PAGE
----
This study of the relationship between clinical frailty, delirium and hospital mortality is part of a larger, nurse-led interventional study, to reduce the burden of delirium in the adult ICU setting, which has been described previously (Lynch et al., 2020). In brief, the Delirium in ICU (Deli) Study in a randomised stepped-wedge intervention trial, including the four adult intensive care units across the South Western Sydney Local Health District (SWSLHD). The intervention is a nurse-led non-pharmacological bundle of care, to reduce the incidence of delirium among adults admitted to the ICU. The data for this specific study of the relationship between frailty, delirium and hospital mortality, is based on the baseline period (pre-intervention phase) of the larger Deli Study. This sub-study was planned prior to the commencement of data collection on the 1st of May 2019.
Subjects and setting
The South Western Sydney Local Health District (SWSLHD) provides public hospital services for around a million residents, with five acute care hospitals, with approximately 230,000 separations each year. There are four adult ICUs (one tertiary referral and three metropolitan), with between 80 to 250 admissions each per month.
This project was considered by the South Western Sydney Local Health District Human Research Ethics Committee and was determined to meet the requirements of the National Statement on Ethical Conduct in Human Research (2007). Due to the nursing intervention being implemented among all admission, and the use of routinely collected ICU and hospital separation data, the need for individual patient consent was wavered (HREC ref: HE18/169). Australian New Zealand Clinical Trials Registry (ANZCTR) -
(ref no. ACTRN12618000411246p).
Inclusion and exclusion criteria
Consecutive patients admitted during the study period were enrolled in the study, excluding patients with delirium on admission, those not expected to stay in the ICU very long, and any patient that we would not be able to asses for delirium. This includes: (1) patients at the end-of-life, and not expected to survive 24-hours; (2) patients not expected to stay in the ICU for at least 24-hours; (3) patients with acute or chronic neurological conditions that may prevent assessment of delirium (traumatic brain injury, intra-cerebral haemorrhage, ischaemic stroke, central nervous system infection, hypoxic brain injury, hepatic encephalopathy, severe mental disability, serious receptive aphasia, severe dementia); and (4) patients which persistent coma, preventing the assessment of delirium.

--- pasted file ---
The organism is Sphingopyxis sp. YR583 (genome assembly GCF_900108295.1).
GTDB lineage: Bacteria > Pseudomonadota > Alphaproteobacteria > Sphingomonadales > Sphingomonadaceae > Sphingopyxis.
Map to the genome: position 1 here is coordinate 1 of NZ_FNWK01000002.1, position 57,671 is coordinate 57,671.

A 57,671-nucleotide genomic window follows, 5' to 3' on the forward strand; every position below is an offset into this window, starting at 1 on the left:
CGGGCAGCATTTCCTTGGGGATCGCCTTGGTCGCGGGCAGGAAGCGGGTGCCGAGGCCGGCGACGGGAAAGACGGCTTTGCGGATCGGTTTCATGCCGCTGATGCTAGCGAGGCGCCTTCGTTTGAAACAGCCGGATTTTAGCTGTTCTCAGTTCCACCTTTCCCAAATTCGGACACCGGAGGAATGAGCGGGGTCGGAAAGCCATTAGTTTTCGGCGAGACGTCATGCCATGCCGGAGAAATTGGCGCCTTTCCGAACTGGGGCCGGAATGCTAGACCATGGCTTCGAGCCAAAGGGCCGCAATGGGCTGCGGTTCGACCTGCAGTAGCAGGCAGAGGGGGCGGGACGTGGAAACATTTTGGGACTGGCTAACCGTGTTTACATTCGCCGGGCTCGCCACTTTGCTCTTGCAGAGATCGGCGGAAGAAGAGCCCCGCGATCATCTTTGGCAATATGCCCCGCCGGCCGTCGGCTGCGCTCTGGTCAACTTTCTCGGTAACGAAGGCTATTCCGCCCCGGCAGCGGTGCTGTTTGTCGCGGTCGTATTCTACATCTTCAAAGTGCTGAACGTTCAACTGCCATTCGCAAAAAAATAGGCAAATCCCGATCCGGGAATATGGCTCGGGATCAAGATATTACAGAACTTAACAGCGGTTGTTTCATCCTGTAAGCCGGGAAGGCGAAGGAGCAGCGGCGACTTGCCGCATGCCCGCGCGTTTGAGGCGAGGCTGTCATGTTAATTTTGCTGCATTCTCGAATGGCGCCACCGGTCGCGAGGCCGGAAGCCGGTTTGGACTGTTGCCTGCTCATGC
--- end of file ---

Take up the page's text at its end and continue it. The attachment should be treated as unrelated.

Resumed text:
Specific data collected for the study included age, sex, admission date and discharge from ICU and hospital, ICU and hospital outcomes, and clinical frailty status on admission to intensive care, along with identification of an acute episode of delirium. Other general characteristics of the patients on admission to ICU were collected from the Hospital Health Information Exchange (HIE), and the Australian and New Zealand Adult ICU data collection. History of comorbid conditions was obtained using ICD-10-AM codes, a Charlson Index was calculated, using the method suggested by Quan et al (Quan et al., 2011).
Assessment of clinical frailty
Clinical frailty status, was assessed on admission to the ICU by the admitting medical officer, either directly from the patient, their family, and review of any previous medical notes. Frailty was collected using Rockwood’s Clinical Frailty Score (Rockwood et al., 2005). Frailty status was based on the patient’s level of physical function in the 2-months prior to their admission to hospital for the index ICU stay during the study period. Admissions with a Clinical Frailty Score (CFS) of five or more were classified as frail (Bagshaw et al., 2014, Rockwood et al., 2005).
Identification of delirium